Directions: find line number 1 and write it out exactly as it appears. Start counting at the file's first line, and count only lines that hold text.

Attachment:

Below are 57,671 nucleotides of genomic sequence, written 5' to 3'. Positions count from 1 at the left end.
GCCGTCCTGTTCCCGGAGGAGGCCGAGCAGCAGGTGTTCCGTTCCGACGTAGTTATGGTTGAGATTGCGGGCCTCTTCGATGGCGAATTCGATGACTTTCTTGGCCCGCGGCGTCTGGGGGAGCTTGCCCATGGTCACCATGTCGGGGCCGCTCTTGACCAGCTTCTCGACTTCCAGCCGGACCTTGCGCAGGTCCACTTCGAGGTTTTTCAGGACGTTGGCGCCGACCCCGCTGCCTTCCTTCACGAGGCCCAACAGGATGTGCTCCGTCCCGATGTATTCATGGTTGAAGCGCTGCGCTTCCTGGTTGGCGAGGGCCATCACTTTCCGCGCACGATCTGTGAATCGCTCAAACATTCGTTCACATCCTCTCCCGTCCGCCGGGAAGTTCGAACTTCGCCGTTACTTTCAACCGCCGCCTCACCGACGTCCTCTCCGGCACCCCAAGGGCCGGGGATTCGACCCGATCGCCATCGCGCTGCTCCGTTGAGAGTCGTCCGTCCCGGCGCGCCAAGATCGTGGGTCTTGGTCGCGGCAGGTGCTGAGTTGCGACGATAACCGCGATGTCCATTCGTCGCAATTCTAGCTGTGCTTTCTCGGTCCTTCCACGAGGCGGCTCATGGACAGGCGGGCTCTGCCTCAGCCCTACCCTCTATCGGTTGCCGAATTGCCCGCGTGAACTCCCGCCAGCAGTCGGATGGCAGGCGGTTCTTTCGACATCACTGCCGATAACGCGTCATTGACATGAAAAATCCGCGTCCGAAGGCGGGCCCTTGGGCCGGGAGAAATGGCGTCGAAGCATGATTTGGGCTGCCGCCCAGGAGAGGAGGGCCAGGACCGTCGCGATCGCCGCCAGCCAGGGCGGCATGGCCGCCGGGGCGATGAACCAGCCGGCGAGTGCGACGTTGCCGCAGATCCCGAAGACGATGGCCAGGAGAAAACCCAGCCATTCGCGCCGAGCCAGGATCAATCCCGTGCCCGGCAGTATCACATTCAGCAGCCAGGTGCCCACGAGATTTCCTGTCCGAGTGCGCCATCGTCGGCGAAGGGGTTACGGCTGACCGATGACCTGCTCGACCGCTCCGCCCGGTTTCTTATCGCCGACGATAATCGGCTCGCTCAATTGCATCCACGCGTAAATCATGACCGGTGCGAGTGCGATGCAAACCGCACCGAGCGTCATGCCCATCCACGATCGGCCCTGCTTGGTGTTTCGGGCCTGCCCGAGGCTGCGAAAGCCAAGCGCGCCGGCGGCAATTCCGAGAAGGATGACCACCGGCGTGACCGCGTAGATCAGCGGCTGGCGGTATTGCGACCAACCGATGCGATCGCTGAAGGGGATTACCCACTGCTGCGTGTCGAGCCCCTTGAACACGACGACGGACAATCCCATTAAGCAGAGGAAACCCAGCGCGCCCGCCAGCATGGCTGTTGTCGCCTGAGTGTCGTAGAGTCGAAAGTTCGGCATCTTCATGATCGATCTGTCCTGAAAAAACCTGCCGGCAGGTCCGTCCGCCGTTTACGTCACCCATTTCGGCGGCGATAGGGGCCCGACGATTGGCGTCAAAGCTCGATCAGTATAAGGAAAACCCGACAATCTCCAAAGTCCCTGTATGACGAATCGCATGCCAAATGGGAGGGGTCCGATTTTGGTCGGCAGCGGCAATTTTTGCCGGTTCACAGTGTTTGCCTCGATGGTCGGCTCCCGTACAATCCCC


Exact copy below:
Below are 57,671 nucleotides of genomic sequence, written 5' to 3'. Positions count from 1 at the left end.